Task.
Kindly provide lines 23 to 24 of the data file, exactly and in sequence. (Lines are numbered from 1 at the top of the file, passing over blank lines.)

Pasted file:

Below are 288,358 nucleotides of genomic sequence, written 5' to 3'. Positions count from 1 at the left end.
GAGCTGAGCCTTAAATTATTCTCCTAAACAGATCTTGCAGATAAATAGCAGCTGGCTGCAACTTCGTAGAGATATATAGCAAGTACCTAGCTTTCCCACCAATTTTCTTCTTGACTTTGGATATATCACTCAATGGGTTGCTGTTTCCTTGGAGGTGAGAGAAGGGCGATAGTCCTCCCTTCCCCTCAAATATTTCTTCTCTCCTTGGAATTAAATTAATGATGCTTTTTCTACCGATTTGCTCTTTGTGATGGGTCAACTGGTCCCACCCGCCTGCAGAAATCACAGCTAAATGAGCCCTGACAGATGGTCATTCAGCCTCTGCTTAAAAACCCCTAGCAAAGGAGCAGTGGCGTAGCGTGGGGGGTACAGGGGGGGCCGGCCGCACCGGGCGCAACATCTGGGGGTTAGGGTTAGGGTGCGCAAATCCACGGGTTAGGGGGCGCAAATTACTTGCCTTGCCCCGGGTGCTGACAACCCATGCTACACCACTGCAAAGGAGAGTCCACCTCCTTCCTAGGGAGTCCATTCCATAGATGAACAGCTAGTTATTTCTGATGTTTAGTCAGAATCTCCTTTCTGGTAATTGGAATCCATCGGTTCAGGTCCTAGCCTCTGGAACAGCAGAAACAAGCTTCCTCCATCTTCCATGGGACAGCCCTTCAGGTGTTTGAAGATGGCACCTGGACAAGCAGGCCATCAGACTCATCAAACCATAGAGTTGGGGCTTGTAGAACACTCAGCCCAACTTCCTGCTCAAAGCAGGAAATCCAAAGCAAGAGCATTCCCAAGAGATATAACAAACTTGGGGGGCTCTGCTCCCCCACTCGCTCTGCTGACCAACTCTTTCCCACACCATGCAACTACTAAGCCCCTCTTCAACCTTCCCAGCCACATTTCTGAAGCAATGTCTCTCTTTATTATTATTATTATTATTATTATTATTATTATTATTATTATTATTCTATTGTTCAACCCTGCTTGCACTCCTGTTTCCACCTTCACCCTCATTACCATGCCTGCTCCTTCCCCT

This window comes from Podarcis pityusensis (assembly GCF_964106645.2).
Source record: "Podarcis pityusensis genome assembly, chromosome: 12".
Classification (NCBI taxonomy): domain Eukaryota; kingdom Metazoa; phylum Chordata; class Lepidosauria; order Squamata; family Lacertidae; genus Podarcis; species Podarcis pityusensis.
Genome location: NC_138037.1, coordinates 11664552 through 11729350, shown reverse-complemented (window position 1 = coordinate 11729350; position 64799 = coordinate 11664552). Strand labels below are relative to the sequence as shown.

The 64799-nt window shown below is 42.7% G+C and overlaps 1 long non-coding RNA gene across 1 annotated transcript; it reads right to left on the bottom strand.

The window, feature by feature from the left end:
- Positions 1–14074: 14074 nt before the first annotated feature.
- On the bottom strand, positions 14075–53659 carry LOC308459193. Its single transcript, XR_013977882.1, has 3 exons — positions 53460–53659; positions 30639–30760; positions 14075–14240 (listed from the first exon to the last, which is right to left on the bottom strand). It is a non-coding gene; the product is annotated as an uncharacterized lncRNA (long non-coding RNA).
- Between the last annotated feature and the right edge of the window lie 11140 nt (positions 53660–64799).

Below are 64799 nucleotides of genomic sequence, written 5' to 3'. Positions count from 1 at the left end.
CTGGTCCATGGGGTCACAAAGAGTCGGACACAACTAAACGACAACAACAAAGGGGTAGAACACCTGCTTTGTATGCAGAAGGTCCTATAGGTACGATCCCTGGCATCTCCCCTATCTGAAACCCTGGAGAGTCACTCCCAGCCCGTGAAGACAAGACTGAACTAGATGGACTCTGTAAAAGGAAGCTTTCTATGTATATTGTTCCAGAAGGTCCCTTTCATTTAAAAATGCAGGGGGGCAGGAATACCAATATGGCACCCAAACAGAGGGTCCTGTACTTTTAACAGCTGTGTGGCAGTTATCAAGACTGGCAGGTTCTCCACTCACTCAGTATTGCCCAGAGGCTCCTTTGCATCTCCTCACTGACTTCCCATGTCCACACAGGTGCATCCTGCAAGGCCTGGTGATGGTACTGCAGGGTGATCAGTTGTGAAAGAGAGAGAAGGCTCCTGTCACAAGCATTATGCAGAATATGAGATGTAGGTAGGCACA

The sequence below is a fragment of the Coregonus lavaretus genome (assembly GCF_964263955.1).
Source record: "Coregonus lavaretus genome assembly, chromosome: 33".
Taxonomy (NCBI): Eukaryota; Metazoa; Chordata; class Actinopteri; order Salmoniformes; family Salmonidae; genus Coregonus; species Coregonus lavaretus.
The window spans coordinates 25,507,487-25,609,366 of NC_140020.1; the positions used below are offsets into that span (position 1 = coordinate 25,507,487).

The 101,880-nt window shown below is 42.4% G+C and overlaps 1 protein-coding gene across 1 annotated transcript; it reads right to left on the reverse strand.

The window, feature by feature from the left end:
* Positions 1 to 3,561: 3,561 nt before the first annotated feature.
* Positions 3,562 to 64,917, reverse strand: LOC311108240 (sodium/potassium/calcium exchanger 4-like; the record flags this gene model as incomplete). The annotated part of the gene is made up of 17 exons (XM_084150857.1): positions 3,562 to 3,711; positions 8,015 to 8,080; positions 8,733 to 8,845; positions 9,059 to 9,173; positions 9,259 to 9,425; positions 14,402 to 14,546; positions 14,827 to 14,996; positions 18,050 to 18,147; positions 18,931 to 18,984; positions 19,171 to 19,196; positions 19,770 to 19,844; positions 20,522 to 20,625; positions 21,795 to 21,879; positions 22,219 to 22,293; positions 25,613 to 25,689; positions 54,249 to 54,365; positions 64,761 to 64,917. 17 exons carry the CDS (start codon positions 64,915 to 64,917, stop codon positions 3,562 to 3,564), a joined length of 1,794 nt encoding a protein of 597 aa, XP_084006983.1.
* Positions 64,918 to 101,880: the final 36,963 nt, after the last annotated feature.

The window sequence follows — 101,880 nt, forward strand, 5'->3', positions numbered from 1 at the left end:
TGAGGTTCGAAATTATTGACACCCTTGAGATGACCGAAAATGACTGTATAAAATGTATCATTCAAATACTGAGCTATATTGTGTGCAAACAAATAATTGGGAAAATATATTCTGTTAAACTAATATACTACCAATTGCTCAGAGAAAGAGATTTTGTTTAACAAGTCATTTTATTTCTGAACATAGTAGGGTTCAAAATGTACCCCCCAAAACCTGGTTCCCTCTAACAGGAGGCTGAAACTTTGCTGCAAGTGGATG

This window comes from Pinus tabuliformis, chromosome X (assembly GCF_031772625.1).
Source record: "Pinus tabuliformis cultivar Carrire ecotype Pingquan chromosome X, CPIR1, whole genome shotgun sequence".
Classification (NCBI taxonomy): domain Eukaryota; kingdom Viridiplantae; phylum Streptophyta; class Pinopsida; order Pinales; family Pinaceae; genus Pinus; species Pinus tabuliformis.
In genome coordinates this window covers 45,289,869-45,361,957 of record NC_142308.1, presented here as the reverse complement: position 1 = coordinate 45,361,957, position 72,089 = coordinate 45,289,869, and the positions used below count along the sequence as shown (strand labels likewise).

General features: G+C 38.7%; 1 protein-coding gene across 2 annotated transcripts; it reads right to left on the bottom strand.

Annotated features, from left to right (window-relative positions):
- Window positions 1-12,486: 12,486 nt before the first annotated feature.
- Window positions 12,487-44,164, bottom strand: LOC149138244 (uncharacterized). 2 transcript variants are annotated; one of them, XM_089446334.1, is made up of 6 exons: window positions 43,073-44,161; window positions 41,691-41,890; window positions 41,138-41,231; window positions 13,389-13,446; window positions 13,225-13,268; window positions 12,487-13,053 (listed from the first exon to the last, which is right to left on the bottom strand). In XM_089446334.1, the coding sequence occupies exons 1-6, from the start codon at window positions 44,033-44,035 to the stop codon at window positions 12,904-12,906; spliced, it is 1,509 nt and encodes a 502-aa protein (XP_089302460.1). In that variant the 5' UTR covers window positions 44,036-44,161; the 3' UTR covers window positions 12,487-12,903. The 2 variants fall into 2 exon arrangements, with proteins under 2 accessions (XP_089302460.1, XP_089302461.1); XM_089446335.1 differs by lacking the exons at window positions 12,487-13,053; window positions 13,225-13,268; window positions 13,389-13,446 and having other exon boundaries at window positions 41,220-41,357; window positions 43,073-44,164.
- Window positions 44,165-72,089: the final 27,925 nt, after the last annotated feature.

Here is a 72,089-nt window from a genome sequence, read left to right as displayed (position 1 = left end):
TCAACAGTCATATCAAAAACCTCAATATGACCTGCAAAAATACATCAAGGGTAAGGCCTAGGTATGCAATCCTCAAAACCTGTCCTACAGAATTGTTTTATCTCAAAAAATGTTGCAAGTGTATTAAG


The window sequence follows — 101,880 nt, forward strand, 5'->3', positions numbered from 1 at the left end:
TGAGGTTCGAAATTATTGACACCCTTGAGATGACCGAAAATGACTGTATAAAATGTATCATTCAAATACTGAGCTATATTGTGTGCAAACAAATAATTGGGAAAATATATTCTGTTAAACTAATATACTACCAATTGCTCAGAGAAAGAGATTTTGTTTAACAAGTCATTTTATTTCTGAACATAGTAGGGTTCAAAATGTACCCCCCAAAACCTGGTTCCCTCTAACAGGAGGCTGAAACTTTGCTGCAAGTGGATG